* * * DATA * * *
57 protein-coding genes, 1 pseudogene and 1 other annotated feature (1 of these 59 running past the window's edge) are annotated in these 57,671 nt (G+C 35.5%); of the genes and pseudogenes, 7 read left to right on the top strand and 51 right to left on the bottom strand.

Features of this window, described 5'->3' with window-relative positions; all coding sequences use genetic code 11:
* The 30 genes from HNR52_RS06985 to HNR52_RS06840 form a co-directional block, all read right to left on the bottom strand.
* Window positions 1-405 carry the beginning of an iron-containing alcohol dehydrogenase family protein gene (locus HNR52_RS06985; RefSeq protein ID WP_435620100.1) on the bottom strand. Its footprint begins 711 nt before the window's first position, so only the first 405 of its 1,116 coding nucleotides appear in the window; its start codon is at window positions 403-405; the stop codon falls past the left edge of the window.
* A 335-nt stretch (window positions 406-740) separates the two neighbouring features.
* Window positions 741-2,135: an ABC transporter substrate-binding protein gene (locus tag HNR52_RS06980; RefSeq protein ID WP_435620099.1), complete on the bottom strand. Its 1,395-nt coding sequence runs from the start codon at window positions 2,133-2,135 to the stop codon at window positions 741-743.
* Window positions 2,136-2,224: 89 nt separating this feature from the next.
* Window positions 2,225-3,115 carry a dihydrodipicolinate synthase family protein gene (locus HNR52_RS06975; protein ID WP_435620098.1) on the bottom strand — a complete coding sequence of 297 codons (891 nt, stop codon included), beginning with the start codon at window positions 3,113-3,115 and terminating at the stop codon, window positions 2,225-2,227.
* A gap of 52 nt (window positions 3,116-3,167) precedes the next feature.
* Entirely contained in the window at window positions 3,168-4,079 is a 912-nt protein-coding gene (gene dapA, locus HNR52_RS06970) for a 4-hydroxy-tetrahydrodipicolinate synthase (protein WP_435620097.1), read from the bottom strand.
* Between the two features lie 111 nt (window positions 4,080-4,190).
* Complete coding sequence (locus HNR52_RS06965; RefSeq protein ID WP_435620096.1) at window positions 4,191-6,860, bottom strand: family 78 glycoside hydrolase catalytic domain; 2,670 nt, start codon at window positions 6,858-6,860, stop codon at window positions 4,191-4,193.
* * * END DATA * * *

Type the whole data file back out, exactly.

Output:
57 protein-coding genes, 1 pseudogene and 1 other annotated feature (1 of these 59 running past the window's edge) are annotated in these 57,671 nt (G+C 35.5%); of the genes and pseudogenes, 7 read left to right on the top strand and 51 right to left on the bottom strand.

Features of this window, described 5'->3' with window-relative positions; all coding sequences use genetic code 11:
* The 30 genes from HNR52_RS06985 to HNR52_RS06840 form a co-directional block, all read right to left on the bottom strand.
* Window positions 1-405 carry the beginning of an iron-containing alcohol dehydrogenase family protein gene (locus HNR52_RS06985; RefSeq protein ID WP_435620100.1) on the bottom strand. Its footprint begins 711 nt before the window's first position, so only the first 405 of its 1,116 coding nucleotides appear in the window; its start codon is at window positions 403-405; the stop codon falls past the left edge of the window.
* A 335-nt stretch (window positions 406-740) separates the two neighbouring features.
* Window positions 741-2,135: an ABC transporter substrate-binding protein gene (locus tag HNR52_RS06980; RefSeq protein ID WP_435620099.1), complete on the bottom strand. Its 1,395-nt coding sequence runs from the start codon at window positions 2,133-2,135 to the stop codon at window positions 741-743.
* Window positions 2,136-2,224: 89 nt separating this feature from the next.
* Window positions 2,225-3,115 carry a dihydrodipicolinate synthase family protein gene (locus HNR52_RS06975; protein ID WP_435620098.1) on the bottom strand — a complete coding sequence of 297 codons (891 nt, stop codon included), beginning with the start codon at window positions 3,113-3,115 and terminating at the stop codon, window positions 2,225-2,227.
* A gap of 52 nt (window positions 3,116-3,167) precedes the next feature.
* Entirely contained in the window at window positions 3,168-4,079 is a 912-nt protein-coding gene (gene dapA, locus HNR52_RS06970) for a 4-hydroxy-tetrahydrodipicolinate synthase (protein WP_435620097.1), read from the bottom strand.
* Between the two features lie 111 nt (window positions 4,080-4,190).
* Complete coding sequence (locus HNR52_RS06965; RefSeq protein ID WP_435620096.1) at window positions 4,191-6,860, bottom strand: family 78 glycoside hydrolase catalytic domain; 2,670 nt, start codon at window positions 6,858-6,860, stop codon at window positions 4,191-4,193.